In the meantime and before sales begin, our guests for the holidays will be able to taste it with chocolate cake. A good pretext for a good meal ;-))

Friday, December 15, 2006

Fleur Cardinale

I read an article published this week on the magazine Challenge congratulating Florence and Dominique Decoster for getting the Château Fleur Cardinale classified and for the “Coup de Coeur” received for the 2002, 2003 and 2004 vintages.

I also read an article in a newsletter sent by a broker from Bordeaux a few interesting notes on 2005-2006.
“The total sales of Bordeaux wines reached 5.6 millions hectoliters, for a value of 3.2 billion Euros. More than tow thirds of the sales were in France, with revenues reaching almost 2 billions Euros. Supermarket chains, as usual, were the major share with 43%, excluding hard discount chains.”

Thursday, December 14, 2006

The Wines of the stars

Yesterday on Canal + (private French TV channel), Christophe Lambert and Arthur were guests on Michel Denisot's show. The host presented 4 wines, blind, with the help of several celebrities from show business (Dylan, de Turckheim, Trintignant et Lambert).
Christophe Lambert is currently working with our friend Jean Guyon from Rollan de By and Haut Condissas to develop a wine called Tour Séran. Each wine was tasted by Arthur. He was only able to know the name of the owner, but not the name of the wine. Talk about freedom of expression in our beautiful country of France where you are not allowed to give the name of a wine tasted blind as it could be viewed as disguised advertising… The purpose of this tasting was not intended to respect the Loi Evin which forbids ads for alcoholic beverages on TV or billboards. In any case, one had to be aware of the collaboration between Christophe Lambert, Jean Guyon and Tour Séran to understand.

Yesterday again, this time at the office, we tasted the Présidial and Lalande-Couturier 2005: These wines are simply good and able to seduce our customers looking for good Bordeaux at a reasonable price. Vive the 2005 vintage which produced wines on the fruit powerful and balanced.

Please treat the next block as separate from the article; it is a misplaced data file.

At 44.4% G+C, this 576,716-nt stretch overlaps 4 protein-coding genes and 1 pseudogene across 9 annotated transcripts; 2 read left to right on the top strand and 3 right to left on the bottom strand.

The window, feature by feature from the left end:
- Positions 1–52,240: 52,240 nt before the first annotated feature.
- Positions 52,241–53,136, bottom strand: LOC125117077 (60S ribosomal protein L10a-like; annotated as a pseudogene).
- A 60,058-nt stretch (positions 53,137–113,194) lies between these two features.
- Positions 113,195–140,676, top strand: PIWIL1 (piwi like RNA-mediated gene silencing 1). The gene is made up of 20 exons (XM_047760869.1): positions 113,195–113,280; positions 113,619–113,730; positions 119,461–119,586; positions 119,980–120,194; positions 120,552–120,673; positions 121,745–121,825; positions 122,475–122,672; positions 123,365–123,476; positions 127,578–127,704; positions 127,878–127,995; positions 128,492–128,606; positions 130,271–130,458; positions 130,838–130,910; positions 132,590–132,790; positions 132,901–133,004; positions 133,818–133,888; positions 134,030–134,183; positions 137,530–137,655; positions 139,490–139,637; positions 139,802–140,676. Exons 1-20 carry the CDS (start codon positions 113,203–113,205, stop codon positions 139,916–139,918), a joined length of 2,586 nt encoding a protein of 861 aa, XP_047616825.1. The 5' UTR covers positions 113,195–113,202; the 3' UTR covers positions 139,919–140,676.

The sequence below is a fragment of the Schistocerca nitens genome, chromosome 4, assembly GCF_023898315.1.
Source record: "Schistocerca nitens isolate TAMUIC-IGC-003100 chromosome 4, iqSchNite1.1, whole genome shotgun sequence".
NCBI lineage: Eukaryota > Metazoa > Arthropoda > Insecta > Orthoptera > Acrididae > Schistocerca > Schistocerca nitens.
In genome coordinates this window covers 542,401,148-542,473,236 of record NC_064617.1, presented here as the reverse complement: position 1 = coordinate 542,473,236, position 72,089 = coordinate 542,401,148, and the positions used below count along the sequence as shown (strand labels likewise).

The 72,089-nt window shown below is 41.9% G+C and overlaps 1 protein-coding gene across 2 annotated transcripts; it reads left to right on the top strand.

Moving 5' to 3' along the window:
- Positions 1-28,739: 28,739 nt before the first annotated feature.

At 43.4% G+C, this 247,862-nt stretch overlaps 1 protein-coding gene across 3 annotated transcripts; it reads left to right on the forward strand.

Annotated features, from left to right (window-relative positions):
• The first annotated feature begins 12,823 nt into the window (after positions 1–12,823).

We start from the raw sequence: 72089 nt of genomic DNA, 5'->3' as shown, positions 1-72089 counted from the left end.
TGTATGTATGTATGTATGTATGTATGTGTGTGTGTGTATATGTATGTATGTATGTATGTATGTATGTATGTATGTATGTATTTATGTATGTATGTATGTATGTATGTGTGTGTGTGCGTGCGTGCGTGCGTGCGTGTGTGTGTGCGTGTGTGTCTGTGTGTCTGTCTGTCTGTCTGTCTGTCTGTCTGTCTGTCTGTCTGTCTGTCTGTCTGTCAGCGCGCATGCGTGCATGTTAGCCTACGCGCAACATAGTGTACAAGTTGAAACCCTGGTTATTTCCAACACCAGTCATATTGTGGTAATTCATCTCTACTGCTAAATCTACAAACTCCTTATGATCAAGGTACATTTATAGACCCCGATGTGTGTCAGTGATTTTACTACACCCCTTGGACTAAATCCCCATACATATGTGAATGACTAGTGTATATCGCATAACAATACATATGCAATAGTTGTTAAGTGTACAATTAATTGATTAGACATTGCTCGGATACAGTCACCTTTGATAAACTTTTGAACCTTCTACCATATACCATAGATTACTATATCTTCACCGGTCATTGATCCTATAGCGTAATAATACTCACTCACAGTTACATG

Wednesday, December 13, 2006

Valandraud man

The Atlantic listed "The 100 Most Influential Americans of all time" and Robert Parker was one of them. This started a thread on Mark Squire’s BB, and I was mentioned as the “Valandraud Man” by Vera Lhener… A nickname I should certainly ad to my exisiting list!

In addition, François Mauss reviewed the recent tasting event in Paris which I participated in:

"All 1855 Bordeaux over 5 decades"

11 members of GJE (including Michel Bettane, Herwig Janssen, Dirk van der Niepoort) with 2 guests (JL Thunevin and Alan Plotnik) were invited at restaurant Laurent ** in Paris) , the 5th of december for a very special (and costly) tasting where we had :


in these vintages (semiblind : they knew what they were expected to taste):


Origin of this tasting : as a lover of Haut-Brion, I was not happy at all with the recent results of this wine in the last tastings of Bordeaux by GJE during our regular sessions.

I did taste too, but since I take the last glass, I had a lot of sediments, and certainly Herwig will write his own comments.

The results are:

In absolute, per wine:

1 Margaux 1990 94,91
2 Latour 1990 94,35
3 Margaux 2000 94,19
4 Latour 2000 93,96
5 Lafite 2000 93,63
6 Haut-Brion 1982 93,62
7 Latour 1982 93,59
8 Haut-Brion 1990 93,45
9 Haut-Brion 2000 93,43
10 Margaux 1982 93,27
11 Lafite 1990 92,12
12 Haut-Brion 1966 91,33
13 Lafite 1982 90,88
14 Haut-Brion 1975 89,93
15 Latour 1966 89,71
16 Margaux 1966 89,41
17 Latour 1975 88,59
18 Lafite 1975 87,55
19 Margaux 1975 87,36
20 Lafite 1966 87,11

Most probably, the 2000 will overpass later the 90 who are, at some kind of peak actually.

I will not take too much room in this post, but it is easy for those interested to compute the ranking per wine in all vintages as well as the ranking per vintage.

Haut-Brion is n° 1 in the 3 older vintages, but in recent, we have latour and Margaux.

One possible conclusion : in recent vintages, obviously Haut-Brion is hidden and needs a minimum of 15 years to come out.

It was during this tasting that Laurent Vialette offers us this somptuous La Mission haut-Brion (white) of 1929.

Many thanks to those who offered us some of these bottles !

A great moment."

Monday, December 11, 2006

End of the Year

Saturday evening (December 9) the end of the year dinner celebration of the Fayat Travaux company took place at the Maison des Vins of Beychac and Caillau: more than 200 persons attended, with a mix of new and old employees. Managers and executives were boasting about young employees formed in the company and the faithfulness of the staff (some have been there for more than 30 years).
Sunday (gone so fast), Karl and Axelle enjoyed the Christmas market in Saint Emilion: merry-go-round, poney, cotton candy and Santa Claus (a fake one…according to Axelle who claims she knows). We also had the surprised visit from friends, Martine and Daniel Quellier who set up traditional bakeries in Morocco and especially in Ukraine (it is harder to sell wine there).

Financial results: period from 09/01/2005 to 08/31/2006
Revenues 13 383 658 euros ( 7 507 565 euros on 08/31/2005)
Total revenue 26 494 677 euros
Debt 6 072 963 euros
Stock 10 127 655 euros
Expenses export development 69 548 euros